The bell tolled over the small church cemetery in the Dutch village of Lage Vuursche as members of the Dutch Royal Family followed Prince Friso to his final resting place. King Willem-Alexander, his brother Prince Constantijn en four of Friso’s best friends carried the coffin to the grave side. Other members of the family carried the wreaths and flowers which were placed around the grave and against the adjoing fence.
The ceremony at the grave was brief. The congegration of some 80 people prayed the ‘Our Father’ and than paid their farewell, filing in front of Friso’s widow Princess Mabel, their two daughters Countess Luana and Countess Zaria, and Friso’s bereaved mother former queen Beatrix.
For a report on the Funeral Service read: Moving and emotional tribute to Friso
The corner of the small cemetery for which Princess Beatrix donated land some years ago so that it could be expanded, was shielded from public view by fences which were draped with plastic. The road in front of the church and cemetery was closed to all traffic – even cyclists and pedestrians were not allowed to pass as this guaranteed the privacy the Royal Family desired for the funeral.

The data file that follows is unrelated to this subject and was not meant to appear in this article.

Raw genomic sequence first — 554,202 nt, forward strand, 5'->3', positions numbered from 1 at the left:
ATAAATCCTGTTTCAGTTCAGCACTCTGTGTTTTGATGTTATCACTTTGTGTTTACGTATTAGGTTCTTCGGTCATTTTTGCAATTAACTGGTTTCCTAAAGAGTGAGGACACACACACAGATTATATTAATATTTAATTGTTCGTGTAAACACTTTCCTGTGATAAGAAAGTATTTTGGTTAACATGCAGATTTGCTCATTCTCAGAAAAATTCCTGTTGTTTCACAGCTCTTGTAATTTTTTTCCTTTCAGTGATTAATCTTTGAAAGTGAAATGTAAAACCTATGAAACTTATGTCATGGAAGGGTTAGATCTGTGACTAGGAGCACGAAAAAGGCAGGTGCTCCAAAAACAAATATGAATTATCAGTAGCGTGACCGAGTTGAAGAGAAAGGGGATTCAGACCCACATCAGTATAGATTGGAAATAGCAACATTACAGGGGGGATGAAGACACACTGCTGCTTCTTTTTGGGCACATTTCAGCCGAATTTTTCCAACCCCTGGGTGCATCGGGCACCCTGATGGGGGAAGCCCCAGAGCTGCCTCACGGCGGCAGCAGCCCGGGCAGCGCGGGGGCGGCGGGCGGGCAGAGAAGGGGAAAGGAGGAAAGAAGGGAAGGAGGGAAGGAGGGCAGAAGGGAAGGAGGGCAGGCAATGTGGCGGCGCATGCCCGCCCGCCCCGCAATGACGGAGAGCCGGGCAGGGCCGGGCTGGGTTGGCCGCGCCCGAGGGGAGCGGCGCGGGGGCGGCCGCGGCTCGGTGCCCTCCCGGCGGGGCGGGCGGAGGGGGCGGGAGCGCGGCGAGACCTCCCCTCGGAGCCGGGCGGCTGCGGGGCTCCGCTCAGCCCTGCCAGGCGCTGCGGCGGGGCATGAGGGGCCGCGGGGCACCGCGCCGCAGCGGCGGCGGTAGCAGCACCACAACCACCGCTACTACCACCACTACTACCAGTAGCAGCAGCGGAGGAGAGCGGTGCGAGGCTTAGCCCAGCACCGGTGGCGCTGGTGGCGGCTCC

One by one the family members took their leave of the cemetery. King Willem-Alexander, who succeeded his mother Beatrix less than four months ago, led the way, together with Queen Máxima and their three daughters Amalia, Alexia and Ariane – all three dressed in white, the colour of hope.
They were immediately followed by Prince Constantijn, third and youngest son of Princess Beatrix and the late Prince Claus. His wife Princess Laurentien lovingly put her arm around the shoulder of King Harald of Norway, godfather to Prince Friso, and a close friend of the Dutch Royal Family. The Norwegian wreath simply read ‘The Family in Norway’.
King Harald was the only foreign royal guest at the funeral, which did see Italy’s Foreign Minister Emma Bonino attend as well, as good friend of Princess Mabel and godmother to her eldest daughter Emma Luana.
The Dutch Royal Family wanted it to be a private affair, far away from the pomp of a traditional royal funeral in Delft’s Nieuwe Kerk, or New Church, the traditional burial place of the House of Orange since 1584. Instead Prince Friso, 44, who passed away Monday August 12th, in a lodge next to his mother’s residence Huis ten Bosch Palace, was buried in the village he grew up in, Lage Vuursche.
The one street village, best known for its pancake or pannenkoeken restaurants, was Beatrix’ home till 1981, when she moved her family to The Hague, one year after she became queen. ‘I have wonderful memories of Drakensteyn’, Friso once said about his childhood home, the small and intimate Drakensteyn Castle, which is next to the cemetery and local 17th centery protestant church.
Princess Mabel, her daughters and princess Beatrix were the last to leave the cemetery and head back to Drakensteyn, observed from a great distance by a small quiet crowd of the curious, royal fans and the media.
Afterwards the Royal Family permitted the release of some pictures and footage of the funeral service.
© RoyalBlogNL, Hans Jacobs; Photos: HANDOUT ANP Koen van Weel; Royal Press Europe, Albert Nieboer